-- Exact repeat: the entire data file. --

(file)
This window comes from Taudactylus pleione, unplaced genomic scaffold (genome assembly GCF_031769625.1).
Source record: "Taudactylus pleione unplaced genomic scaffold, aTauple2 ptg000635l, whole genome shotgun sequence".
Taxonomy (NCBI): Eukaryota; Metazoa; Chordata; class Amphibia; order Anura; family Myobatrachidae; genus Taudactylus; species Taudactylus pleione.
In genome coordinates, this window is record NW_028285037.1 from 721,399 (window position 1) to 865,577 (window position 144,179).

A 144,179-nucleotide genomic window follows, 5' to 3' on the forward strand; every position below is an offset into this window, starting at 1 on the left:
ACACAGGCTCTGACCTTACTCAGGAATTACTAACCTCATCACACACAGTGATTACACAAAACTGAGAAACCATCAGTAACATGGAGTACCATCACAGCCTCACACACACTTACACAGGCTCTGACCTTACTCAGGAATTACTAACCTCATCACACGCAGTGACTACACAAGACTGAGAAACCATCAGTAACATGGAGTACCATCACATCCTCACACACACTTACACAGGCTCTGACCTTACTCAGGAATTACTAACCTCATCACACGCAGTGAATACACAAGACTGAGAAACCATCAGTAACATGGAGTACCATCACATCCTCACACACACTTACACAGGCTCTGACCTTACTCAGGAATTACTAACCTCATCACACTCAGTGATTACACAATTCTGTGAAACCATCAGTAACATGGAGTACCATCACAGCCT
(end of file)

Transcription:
This window comes from Taudactylus pleione, unplaced genomic scaffold (genome assembly GCF_031769625.1).
Source record: "Taudactylus pleione unplaced genomic scaffold, aTauple2 ptg000635l, whole genome shotgun sequence".
Taxonomy (NCBI): Eukaryota; Metazoa; Chordata; class Amphibia; order Anura; family Myobatrachidae; genus Taudactylus; species Taudactylus pleione.
In genome coordinates, this window is record NW_028285037.1 from 721,399 (window position 1) to 865,577 (window position 144,179).

A 144,179-nucleotide genomic window follows, 5' to 3' on the forward strand; every position below is an offset into this window, starting at 1 on the left:
ACACAGGCTCTGACCTTACTCAGGAATTACTAACCTCATCACACACAGTGATTACACAAAACTGAGAAACCATCAGTAACATGGAGTACCATCACAGCCTCACACACACTTACACAGGCTCTGACCTTACTCAGGAATTACTAACCTCATCACACGCAGTGACTACACAAGACTGAGAAACCATCAGTAACATGGAGTACCATCACATCCTCACACACACTTACACAGGCTCTGACCTTACTCAGGAATTACTAACCTCATCACACGCAGTGAATACACAAGACTGAGAAACCATCAGTAACATGGAGTACCATCACATCCTCACACACACTTACACAGGCTCTGACCTTACTCAGGAATTACTAACCTCATCACACTCAGTGATTACACAATTCTGTGAAACCATCAGTAACATGGAGTACCATCACAGCCT